Audrey Deschenes
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‘Boring’ stocks generate better returns, study says

Like the hare and tortoise, slow and steady may win the race

The exciting stocks in your portfolio may not be all they’re cracked up to be as recent research suggests those in more mundane industries may be pulling the weight when it comes to returns.

When all is said and done, stocks in exciting industries, like computer software and pharmaceuticals, have lower returns than banking and utilities stocks, according to a recent working paper from the National Bureau of Economic Research, the same organization that determines when U.S. recessions start and end.

A cursory glance at those outlier sectors, as represented by the S&P 500 IndexSPX, -1.34% appears to show that’s the case.

Sector or subsector12-month performanceAverage Dividend YieldAverage market-to-book ratio
Software20.5%0.97%5.7
Pharmaceuticals38.8%1.42%6.6
Banks-0.4%2.02%1.1
Utilities30.5%3.26%2.0

NBER researchers looked at a how much profitability varied between companies in a given industry to determine how salient, or exciting, a given sector was. They found that companies in industries where profitability didn’t vary widely -- the boring ones -- tended to have lower market-to-book ratios and lower valuations than exciting companies.When the researchers ran an analysis of the respective companies and compared the returns on equity, they found that while the exciting companies had higher valuations, they tended to have lower returns and lower discount rates.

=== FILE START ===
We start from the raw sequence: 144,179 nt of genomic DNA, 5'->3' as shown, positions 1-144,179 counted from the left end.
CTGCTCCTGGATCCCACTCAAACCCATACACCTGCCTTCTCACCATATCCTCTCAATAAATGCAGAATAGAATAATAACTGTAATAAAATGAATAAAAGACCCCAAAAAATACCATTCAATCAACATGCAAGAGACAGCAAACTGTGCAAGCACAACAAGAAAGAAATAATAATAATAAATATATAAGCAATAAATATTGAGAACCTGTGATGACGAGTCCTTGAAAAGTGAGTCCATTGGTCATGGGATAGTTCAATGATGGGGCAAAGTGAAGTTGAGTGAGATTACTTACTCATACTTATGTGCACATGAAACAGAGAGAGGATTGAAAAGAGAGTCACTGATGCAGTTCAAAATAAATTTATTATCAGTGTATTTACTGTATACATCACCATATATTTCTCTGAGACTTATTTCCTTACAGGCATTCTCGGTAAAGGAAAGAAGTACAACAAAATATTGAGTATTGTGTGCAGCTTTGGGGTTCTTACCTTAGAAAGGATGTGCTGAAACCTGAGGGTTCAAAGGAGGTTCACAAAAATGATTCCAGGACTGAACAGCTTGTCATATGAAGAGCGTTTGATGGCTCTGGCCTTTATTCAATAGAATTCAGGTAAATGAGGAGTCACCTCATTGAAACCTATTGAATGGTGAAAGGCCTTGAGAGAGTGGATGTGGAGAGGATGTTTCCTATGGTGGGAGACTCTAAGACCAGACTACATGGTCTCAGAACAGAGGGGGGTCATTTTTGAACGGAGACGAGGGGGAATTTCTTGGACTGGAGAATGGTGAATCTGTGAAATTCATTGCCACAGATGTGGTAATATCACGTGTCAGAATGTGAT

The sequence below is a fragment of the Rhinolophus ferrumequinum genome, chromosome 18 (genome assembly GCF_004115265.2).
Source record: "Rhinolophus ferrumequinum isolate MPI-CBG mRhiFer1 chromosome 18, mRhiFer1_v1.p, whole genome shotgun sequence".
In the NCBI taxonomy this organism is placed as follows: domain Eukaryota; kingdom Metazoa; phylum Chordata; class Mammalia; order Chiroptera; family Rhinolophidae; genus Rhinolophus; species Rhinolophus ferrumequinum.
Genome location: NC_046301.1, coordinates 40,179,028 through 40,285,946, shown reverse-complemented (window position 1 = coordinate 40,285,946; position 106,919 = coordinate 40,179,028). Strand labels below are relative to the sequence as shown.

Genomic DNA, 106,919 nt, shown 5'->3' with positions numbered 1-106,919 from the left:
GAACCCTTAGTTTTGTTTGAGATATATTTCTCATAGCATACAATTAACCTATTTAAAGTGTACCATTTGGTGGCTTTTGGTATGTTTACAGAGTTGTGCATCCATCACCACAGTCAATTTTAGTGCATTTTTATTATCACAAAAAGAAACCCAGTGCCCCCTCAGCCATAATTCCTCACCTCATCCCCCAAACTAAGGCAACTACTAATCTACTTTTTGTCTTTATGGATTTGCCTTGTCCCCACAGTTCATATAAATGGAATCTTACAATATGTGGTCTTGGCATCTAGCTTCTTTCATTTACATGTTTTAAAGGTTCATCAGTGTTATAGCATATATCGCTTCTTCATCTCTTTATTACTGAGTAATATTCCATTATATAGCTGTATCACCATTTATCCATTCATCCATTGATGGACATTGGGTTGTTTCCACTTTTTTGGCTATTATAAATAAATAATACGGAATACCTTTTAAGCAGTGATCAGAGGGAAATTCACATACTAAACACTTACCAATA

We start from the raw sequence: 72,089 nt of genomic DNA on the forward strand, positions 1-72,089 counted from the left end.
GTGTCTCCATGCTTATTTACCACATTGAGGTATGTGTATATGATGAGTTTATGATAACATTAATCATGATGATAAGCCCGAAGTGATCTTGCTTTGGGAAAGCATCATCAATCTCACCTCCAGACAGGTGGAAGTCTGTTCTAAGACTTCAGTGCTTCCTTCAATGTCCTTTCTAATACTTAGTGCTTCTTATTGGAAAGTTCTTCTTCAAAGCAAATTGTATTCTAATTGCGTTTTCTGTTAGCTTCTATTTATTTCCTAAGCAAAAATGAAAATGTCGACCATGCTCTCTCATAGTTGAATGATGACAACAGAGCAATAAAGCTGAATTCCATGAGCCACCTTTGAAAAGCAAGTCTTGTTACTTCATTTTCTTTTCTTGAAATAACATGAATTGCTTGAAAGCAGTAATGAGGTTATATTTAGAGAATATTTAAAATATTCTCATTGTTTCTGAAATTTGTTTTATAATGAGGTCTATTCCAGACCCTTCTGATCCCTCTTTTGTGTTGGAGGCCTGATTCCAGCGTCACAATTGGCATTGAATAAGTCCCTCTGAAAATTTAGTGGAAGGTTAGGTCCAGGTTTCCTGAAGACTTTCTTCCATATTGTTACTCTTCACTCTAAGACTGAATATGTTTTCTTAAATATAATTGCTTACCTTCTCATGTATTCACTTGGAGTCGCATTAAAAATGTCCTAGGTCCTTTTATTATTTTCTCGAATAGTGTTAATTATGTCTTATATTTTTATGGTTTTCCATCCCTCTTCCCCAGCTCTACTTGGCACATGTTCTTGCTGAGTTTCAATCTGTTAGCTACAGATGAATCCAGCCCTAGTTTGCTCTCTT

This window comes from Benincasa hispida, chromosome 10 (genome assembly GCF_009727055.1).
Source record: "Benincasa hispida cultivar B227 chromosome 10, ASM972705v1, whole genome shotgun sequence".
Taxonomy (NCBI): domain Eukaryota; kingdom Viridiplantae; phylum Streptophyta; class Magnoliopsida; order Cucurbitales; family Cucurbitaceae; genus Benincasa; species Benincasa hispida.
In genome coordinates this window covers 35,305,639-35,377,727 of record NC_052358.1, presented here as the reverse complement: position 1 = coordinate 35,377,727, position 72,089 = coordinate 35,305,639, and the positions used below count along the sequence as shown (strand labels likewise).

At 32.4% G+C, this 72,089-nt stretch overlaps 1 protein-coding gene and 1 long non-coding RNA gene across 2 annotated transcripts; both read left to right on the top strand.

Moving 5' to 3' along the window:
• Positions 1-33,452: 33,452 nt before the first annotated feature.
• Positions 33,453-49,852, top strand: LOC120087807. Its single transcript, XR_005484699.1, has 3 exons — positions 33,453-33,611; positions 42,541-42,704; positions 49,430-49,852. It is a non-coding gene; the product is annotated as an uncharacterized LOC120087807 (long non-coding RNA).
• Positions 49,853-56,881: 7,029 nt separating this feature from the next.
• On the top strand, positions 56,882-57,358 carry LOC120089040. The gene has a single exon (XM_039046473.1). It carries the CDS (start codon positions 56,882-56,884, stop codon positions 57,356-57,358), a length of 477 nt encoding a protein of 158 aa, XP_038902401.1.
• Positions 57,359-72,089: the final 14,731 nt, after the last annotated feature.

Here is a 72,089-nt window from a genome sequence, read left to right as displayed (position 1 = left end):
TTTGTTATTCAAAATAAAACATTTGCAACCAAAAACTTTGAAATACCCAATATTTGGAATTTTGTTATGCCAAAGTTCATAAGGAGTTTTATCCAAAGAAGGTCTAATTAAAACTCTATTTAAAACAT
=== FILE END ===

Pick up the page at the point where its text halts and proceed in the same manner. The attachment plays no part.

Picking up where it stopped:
While the NBER researchers explained that higher valuations could be the result of things like a higher media profile for exciting stocks, or that higher uncertainty about profitability leads to a higher market-to-book ratios, they concluded their analysis supported it’s a simple issue of mispricing.

“Our analysis shows that mispricing can better explain the positive relation between valuation and industry saliency than explanations related to limited attention, uncertainty about mean profitability, and risk,” the researchers noted.

For a more detailed analysis, the full working paper, “Are Firms in ‘Boring’ Industries Worth Less?,” can be found at NBER’s website.

Researchers used the French-Fama 49 classification rather than S&P 500 classification to break down industries:

Top 10: Widest profitability variations by industry
IndustryDispersionNumber of companies
Computer software0.258116
Pharmaceuticals0.25778
Precious metals0.2546
Tobacco0.2436
Communication0.21151
Coal0.2085
Computers0.20362
Business services0.195125
Entertainment0.19125
Personal services0.18924
Bottom 10: Narrowest profitability variations by industry
IndustryDispersionNumber of companies
Fabricated products0.136116
Insurance / construction materials0.13572 / 83
Trading0.131158
Textiles0.12928
Candy & soda0.12410
Other / Shipping containers0.12312 / 19
Aircraft0.12016
Business supplies0.11633
Banking0.102194
Utilities0.072142